Recovery? Who are we? Who do we want to be?
When appropriate collection efforts have occurred; is it possible to increase Recovery Income? Before that question is answered you have to ask, “Who are we?” The second question is, “Who do we want to be?” (These are tough questions and require complete honesty in order to achieve the desired outcome.)
There are many variations or combinations of “Who are we?” and “Who do we want to be?” Once this has been determined, you can align your efforts for maximum results.
The financial organization in the middle is the one that is pulling in below average income and is just above paying the bills. They are attempting to salvage troubled accounts with average or slightly below average resources for mitigation. They are conservative on loan pricing and critical on loan qualifications. This financial institution is not contributing to the efforts to climb out of a recession. They are playing it safe and biding their time for the economy to turn around without assisting.
Best Case: A strong or stable financial organization, that is invested in the philosophy of assisting it’s debtors with re-establishing their credit worthiness and maintaining the current troubled accounts, will place attention on ensuring the collection efforts are exhausted up front prior to charge off. This starts with the staff in the collections area. They should be knowledgeable and empowered. Staff should understand the philosophy of the organization and the direction of the efforts. Once a loss is identified the efforts must be exhausted to ensure that recovery can be captured at a later date.
Loan growth is maintained and losses are measured for loan policy and procedure adjustments. Rates are competitive and loan quality policy is monitored closely.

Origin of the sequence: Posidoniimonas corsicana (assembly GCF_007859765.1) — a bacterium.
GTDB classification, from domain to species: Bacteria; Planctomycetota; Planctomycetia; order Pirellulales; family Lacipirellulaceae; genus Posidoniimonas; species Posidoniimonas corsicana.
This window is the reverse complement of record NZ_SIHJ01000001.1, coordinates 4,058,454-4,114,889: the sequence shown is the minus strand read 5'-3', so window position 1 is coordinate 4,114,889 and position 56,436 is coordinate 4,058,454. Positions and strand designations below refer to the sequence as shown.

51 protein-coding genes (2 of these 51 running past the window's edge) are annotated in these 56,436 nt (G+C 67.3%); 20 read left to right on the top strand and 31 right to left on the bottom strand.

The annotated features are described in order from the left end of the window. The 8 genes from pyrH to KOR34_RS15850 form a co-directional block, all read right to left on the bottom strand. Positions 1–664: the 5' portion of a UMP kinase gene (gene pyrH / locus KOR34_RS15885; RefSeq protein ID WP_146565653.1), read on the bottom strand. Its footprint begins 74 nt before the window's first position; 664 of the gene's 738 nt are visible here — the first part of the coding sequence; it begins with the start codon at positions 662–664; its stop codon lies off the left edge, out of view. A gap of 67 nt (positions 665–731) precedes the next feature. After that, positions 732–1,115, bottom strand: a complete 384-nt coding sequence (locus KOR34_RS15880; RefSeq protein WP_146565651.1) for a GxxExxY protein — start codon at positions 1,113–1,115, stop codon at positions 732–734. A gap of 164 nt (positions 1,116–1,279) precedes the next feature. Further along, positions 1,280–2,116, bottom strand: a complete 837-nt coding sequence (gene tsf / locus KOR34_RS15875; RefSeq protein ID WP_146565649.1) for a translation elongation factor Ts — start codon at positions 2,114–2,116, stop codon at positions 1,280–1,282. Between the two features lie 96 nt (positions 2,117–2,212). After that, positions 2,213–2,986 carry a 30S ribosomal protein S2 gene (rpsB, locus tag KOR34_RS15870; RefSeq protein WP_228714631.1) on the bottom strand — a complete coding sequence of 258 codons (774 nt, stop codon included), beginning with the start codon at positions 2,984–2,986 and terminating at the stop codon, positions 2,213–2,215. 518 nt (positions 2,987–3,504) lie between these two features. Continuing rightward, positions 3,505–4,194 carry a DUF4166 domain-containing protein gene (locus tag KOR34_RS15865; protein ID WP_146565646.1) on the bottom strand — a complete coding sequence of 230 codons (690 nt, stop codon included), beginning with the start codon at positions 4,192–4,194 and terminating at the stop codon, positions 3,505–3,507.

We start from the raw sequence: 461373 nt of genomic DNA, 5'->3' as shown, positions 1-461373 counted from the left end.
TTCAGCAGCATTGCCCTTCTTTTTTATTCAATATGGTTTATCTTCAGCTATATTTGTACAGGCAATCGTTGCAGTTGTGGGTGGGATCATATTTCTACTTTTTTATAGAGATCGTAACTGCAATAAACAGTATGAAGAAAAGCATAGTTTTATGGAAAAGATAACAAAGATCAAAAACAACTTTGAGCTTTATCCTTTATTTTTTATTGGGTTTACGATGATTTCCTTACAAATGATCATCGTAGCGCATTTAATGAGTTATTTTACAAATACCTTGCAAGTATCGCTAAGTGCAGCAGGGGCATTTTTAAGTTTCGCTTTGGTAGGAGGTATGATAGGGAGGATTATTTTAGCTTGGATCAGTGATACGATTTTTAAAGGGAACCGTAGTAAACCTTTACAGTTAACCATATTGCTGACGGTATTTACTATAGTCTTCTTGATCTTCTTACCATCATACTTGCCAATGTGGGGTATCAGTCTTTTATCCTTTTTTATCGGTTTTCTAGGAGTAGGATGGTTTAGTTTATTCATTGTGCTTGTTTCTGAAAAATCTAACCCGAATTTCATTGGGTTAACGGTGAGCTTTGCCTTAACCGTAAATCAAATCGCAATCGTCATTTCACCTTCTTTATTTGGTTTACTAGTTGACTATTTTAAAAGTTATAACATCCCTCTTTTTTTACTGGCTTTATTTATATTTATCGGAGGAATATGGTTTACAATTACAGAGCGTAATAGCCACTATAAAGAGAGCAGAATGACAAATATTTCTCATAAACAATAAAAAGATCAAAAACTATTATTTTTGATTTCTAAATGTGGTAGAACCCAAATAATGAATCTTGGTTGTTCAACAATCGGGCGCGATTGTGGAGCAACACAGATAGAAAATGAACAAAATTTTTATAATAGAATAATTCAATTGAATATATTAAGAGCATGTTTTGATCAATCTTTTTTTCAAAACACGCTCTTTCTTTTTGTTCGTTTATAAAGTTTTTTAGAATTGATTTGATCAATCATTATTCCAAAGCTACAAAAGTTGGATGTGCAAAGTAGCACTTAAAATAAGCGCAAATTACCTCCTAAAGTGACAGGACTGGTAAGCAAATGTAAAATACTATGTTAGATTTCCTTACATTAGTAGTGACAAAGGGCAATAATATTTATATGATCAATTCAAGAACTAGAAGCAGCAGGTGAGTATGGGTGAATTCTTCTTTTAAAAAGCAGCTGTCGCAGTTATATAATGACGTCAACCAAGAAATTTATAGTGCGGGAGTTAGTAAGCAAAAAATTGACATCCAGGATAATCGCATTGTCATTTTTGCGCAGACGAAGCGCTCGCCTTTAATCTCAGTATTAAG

Worse Case: A financial organization that is in trouble financially and is NOT looking to assist in re-establishing the credit worthiness and accounts of current troubled debtors, will work to increase recovery (efforts after charge off) and show it as an increase in profit to the bottom line. These efforts do NOT include obtaining judgments. Additional staff and expenses for incentive payouts are expected.
Loan growth must be maintained to offset and cover the increased losses identified in a recession. Typically rates for new loans have to be increased to cover losses and loan qualifications are relaxed to allow for the new loan volume required.
A charged off account without a judgment does NOT ensure recovery payment within the next 7 years. A charged off account with a judgment increases the possibility of recovery payment over the next 10 years.
Is your financial organization working with a Bank Mentality or a Credit Union Mentality?
Banking Mentality is straight to the bottom line. Banks will work to increase income by passing on the fees to the account holders. Losses are created early so the need for new loan volume and fees can be identified quickly and passed on to account holders. If losses are lower than anticipated, increased fee income means bigger bonuses. Account holder retention is not considered.
Credit Union Mentality is placing a combined effort and investment on the stability of the Credit Union and the member. Possible losses are identified and efforts are made to re-establish the member’s credit worthiness. Credit Unions understand it is in the Credit Union and member’s best interest to maintain the member relationship.
So, is it possible to increase recovery? Yes. However, do you want to do it the right way or the fast and now way? Do you want to retain account holder members? Do you want to become the Primary Financial Institution (PFI) for current account holder membership? Do you want to be around in 5 years or do you want to add to the bottom line now?